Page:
All of the judges were blown away by the experiments, presentations, hard work, and creativity that went into each project. You all did a wonderful job. Thank you to everyone who participated this year.

Home school classes will resume in September. Keep checking this website for updates on Fall programming, registration dates, random fun facts, etc.

Have a wonderful summer!

Below are some of the pictures from the Science Fair. Look for yours! (Click on picture to enlarge it)

Ideas for Science Fair Projects

Need some ideas for the upcoming science fair? Below is a list of possible experiments you can do! You can also use your own idea.  If you want to pick your own topic, you may research age-appropriate science fair topics with your parent. Let your teacher know which experiment you want to do next week.

For the 5 and 6/7 year old classes:

  • How much water does a plant need?
  • Can you suck an egg into a bottle?
  • Can you make a rubber egg?
  • Does music have an effect on animal behavior?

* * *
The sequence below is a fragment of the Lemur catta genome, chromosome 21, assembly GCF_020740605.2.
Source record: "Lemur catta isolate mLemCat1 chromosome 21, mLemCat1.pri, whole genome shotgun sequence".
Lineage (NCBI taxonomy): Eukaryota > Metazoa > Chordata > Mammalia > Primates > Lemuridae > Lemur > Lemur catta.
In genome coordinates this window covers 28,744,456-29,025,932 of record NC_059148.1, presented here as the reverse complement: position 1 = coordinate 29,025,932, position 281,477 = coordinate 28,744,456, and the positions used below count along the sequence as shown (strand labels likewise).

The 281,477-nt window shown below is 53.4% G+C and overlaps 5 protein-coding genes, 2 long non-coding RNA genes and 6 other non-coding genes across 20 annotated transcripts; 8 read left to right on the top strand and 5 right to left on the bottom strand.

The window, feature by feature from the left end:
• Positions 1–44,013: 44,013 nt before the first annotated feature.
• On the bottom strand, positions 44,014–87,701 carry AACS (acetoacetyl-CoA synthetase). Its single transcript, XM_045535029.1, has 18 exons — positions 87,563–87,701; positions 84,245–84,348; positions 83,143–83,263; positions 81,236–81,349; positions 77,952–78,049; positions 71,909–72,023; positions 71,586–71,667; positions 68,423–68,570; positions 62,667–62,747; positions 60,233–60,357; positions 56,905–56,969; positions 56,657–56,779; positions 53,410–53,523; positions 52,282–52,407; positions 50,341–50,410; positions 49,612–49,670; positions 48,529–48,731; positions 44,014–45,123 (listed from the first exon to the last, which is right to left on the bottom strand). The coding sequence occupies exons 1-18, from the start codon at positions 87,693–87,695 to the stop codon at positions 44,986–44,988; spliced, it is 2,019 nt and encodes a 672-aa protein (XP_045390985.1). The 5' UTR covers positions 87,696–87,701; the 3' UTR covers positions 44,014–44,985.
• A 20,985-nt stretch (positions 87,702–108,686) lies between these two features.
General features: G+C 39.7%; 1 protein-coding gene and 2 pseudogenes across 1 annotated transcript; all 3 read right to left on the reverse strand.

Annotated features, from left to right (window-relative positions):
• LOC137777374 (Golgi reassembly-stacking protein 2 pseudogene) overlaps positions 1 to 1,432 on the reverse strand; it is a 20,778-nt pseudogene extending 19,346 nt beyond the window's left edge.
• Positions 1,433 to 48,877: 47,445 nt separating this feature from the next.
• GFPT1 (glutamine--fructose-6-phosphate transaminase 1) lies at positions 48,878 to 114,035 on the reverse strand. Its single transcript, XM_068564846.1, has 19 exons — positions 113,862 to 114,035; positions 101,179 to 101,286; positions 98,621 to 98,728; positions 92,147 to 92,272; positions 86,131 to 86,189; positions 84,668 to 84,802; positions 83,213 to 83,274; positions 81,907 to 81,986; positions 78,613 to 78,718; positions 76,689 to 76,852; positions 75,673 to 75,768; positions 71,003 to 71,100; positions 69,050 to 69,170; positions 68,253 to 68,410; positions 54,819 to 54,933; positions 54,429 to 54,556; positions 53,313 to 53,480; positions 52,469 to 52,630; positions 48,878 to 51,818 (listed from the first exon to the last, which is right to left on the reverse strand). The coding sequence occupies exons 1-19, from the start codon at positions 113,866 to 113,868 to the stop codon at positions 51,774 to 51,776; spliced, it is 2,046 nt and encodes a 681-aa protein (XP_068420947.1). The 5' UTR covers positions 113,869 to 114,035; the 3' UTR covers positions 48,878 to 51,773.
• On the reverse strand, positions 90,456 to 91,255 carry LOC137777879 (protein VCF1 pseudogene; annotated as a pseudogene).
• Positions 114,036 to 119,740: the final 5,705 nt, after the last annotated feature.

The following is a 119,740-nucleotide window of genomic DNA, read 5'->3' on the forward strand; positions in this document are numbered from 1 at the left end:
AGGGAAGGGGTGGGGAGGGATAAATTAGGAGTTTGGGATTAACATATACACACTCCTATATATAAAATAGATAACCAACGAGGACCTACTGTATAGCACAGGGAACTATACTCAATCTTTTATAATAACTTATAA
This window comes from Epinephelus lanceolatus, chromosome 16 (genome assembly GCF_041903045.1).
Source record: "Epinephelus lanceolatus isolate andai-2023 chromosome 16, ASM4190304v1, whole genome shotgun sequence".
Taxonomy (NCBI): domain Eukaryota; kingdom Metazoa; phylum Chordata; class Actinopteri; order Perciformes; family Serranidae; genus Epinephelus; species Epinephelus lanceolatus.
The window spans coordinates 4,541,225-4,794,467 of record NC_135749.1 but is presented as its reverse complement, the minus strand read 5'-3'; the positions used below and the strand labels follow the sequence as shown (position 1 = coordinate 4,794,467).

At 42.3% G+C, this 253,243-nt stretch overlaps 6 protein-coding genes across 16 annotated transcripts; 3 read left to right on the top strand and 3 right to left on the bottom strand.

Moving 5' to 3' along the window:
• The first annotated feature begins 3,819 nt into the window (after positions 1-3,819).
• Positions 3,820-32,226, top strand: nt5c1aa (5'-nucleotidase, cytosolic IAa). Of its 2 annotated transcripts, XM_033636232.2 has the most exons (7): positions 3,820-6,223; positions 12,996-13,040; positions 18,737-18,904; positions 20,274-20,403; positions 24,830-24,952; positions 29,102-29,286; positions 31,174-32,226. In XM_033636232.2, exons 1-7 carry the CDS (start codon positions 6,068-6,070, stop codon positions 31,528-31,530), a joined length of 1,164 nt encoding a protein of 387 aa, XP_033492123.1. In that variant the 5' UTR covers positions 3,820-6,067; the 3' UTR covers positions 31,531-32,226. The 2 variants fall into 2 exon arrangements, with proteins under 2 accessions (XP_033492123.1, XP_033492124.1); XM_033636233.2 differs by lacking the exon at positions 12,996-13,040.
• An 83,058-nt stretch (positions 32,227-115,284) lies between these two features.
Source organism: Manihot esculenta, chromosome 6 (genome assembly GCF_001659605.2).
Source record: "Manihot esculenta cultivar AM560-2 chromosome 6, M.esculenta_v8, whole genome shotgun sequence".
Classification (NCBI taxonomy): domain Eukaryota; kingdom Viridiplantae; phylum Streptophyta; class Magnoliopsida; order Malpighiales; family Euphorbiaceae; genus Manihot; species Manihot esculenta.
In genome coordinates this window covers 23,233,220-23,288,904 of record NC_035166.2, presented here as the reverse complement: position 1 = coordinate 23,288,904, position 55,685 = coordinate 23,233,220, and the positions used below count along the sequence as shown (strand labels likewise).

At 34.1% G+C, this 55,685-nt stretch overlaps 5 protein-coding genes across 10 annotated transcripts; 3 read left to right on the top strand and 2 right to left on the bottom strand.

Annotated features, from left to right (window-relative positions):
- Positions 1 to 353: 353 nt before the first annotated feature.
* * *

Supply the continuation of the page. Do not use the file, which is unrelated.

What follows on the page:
• What dissolves in water? Pick several different food items and see what dissolves!
  • Walking water! Can water move from one glass to the next, without you pouring it?
  • Which items are magnetic? Find several items to test!
  • Do plants need water? Put a carnation or celery in colored water to find out!
  • Can you blow up a balloon using baking soda?
  • Sink or Float! Which items float and which ones sink? (fruits/veggies, candy bars, etc)
  • Make a volcano, sink hole, or tornado in a bottle.
  • Does every liquid freeze?
  • How are canyons formed?
  • What is the best liquids to clean pennies?
  • Can you make invisible ink?
  • Which brand of paper towels absorb the most water?
  • Does the shape of the ice determine if it melts faster?
  • Do worms prefer light or darkness? Wet or dry homes?
  • Do plants prefer water, or another type of liquid?
  • Do all rocks sink? Try all different types of rocks including pumice and granite!
  • Do birds prefer certain colors? Put out different colored seeds and find out!
  • Are all metals magnetic?
  • Are Bounty paper towels more absorbent than regular paper towels?
  • Can you keep apples from turning brown? What is the best way?